Charter grads go farther, earn more

Charter high school students go farther in school and earn more as adults, concludes a Mathematica study. Researchers followed Florida and Chicago charter eighth graders for 11 years, comparing those who attended a charter high school and classmates who went to a traditional high school.

Charter students don’t earn higher test scores, on average, unless they attend “no excuses” charters, previous research has found. However, they’re significantly more likely than similar students to complete high school and enroll in college. 

. . . students attending Chicago and Florida charter high schools were 7 to 15 percentage points more likely to graduate and 8 to 10 percentage points more likely to enroll in college than comparison groups of students who attended charter middle schools but matriculated to traditional public high schools.

The former charter high students earned more at age 25 than the control group, Mathematica found. That suggests charter high schools “are endowing students with skills, knowledge, work habits, motivation, and values that are important for long-term success but are not fully captured by test scores.”

College readiness isn’t just academic

Even if they’re prepared academically for college, many students don’t understand college expectations, behaviors and attitudes, researchers say. What does it mean to “study hard” or “come prepared” to class? Students are used to high school teachers who tell students exactly what to do — and let them slide if they don’t do it.

If at first you don’t succeed, try again—for free

If at first you don’t succeed, try again—for free –at Missouri State University-West Plains.  “We’re telling students that if they go to all of their classes, do all of their assigned homework, communicate with their instructors and advisors and use our free tutoring services, they will earn acceptable passing grades,” said Chancellor Drew Bennett. “If, however, they faithfully do all of these things and still earn below a 2.0 grade point average, we will let them, for one time only, retake courses where they earned a D or F grade tuition free the next regular semester.”

Enrolling in community college raises the odds students will earn a bachelor’s degree, says a new study. Most don’t make it. But for most, the alternative to community college isn’t a four-year college or university. It’s no college at all.

To pass or not to pass

Elena drifted into sophomore English class without any materials and spent class time texting or socializing. She didn’t complete assignments.  Yet she reads and writes — when she bothers to do so — at grade level.  Occasionally, she made intelligent comments in class discussions. Her average is just below 60 percent. Should she fail?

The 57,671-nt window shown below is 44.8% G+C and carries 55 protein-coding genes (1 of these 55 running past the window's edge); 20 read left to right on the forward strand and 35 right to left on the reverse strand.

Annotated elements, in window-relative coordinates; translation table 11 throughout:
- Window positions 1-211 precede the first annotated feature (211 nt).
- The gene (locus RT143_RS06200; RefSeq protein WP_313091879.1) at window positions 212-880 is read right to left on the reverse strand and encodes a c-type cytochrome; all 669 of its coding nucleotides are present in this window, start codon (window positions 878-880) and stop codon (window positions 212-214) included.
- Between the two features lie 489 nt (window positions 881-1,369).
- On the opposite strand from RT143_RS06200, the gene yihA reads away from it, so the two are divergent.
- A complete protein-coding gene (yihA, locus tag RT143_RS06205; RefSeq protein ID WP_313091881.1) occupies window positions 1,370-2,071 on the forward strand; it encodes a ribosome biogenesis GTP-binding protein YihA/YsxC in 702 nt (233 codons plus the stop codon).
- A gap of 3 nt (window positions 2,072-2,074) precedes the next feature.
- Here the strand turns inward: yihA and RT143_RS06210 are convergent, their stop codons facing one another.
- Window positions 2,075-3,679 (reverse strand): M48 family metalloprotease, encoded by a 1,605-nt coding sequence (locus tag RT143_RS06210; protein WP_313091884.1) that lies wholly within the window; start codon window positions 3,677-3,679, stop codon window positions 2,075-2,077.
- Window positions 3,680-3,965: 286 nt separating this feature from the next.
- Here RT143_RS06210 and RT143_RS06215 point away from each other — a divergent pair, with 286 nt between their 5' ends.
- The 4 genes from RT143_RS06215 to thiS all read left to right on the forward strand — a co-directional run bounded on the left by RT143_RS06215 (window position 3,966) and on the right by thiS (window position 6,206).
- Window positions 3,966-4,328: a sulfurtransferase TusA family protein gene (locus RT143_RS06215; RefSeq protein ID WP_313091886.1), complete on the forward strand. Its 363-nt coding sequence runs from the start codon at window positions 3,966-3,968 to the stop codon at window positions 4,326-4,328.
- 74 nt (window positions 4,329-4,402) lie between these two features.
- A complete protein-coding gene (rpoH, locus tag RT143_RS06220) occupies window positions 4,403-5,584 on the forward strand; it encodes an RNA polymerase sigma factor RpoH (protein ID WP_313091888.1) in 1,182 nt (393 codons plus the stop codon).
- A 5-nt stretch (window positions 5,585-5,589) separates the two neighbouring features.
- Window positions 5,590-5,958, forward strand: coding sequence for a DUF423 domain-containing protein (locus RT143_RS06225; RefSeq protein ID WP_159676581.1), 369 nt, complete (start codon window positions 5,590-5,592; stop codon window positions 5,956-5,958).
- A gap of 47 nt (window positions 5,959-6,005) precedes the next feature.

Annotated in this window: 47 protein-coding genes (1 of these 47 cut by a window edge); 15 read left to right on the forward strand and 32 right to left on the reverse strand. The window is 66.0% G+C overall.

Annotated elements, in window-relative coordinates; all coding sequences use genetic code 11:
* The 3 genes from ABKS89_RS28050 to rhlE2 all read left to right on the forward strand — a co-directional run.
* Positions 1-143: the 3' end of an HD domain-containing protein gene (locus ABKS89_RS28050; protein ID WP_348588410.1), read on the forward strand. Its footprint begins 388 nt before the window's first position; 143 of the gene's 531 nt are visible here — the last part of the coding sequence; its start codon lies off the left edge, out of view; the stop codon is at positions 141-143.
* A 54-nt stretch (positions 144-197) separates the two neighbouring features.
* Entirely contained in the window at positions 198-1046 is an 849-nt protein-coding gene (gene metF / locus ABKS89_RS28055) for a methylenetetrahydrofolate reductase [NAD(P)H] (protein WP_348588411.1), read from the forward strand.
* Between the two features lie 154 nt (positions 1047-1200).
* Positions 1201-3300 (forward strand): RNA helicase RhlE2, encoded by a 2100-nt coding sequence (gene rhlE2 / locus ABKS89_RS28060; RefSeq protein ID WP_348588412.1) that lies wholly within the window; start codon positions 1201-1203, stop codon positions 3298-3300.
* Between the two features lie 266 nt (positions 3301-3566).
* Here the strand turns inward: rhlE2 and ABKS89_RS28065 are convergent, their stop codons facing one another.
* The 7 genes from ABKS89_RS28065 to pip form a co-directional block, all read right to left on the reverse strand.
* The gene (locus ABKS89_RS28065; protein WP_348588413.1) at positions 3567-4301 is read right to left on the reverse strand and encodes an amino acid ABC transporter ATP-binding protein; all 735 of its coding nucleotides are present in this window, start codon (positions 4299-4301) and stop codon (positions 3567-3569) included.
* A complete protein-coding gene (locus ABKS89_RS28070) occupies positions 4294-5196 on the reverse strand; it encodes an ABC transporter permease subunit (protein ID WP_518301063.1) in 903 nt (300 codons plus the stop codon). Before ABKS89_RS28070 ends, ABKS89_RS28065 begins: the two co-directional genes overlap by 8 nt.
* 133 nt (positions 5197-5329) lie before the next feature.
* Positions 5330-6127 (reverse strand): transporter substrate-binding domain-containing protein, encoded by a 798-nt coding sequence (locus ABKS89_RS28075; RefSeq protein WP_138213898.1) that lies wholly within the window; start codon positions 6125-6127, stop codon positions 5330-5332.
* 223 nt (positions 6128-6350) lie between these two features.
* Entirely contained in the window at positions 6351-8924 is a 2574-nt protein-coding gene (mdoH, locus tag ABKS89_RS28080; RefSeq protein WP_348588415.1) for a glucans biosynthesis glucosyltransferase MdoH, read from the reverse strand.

She remained blissfully unconcerned as I cajoled, teased, chided, scolded, and threatened her into completing work. Calls home were unproductive, and other teachers indicated that English was not the only cause for academic concern. The school year was maddening.

Now, as the grades are totaled in June, I wonder: Do I hold her accountable for work left incomplete? Can she be exempted from the assignments that all her classmates completed? What is the minimum number of assignments that are the most important to determining student performance? If I exempt her from less important assignments, am I reinforcing her lack of responsibility? Finally, is passing her fair to the students who did complete the assigned work?

Elena doesn’t really need another year of 10th-grade English. She needs to learn to be a responsible student. But how?

B students need remedial classes

B students in high school are finding themselves in remedial classes at community colleges, Community College Spotlight reports.

Ninety-four percent of Chicago Public Schools graduates who go to city community colleges need remediation in math. Most also need to work on basic reading and writing skills. Many thought they were doing well in high school.

Eighty-five percent of California’s incoming community college students aren’t prepared for college math and 70 percent aren’t ready for college English. Four out of five remedial students had a B average or higher in high school. Instructors are experimenting with accelerated remediation to get students into college-level classes quickly.

If high school students realized the odds of having to pay for no-credit classes in college, would they work harder and learn the skills earlier? You’d think so.

Update: In Pennsylvania, a B+ student finds himself in remedial reading and writing. Unlike most remedial students, he earns an associate degree, but it takes six years.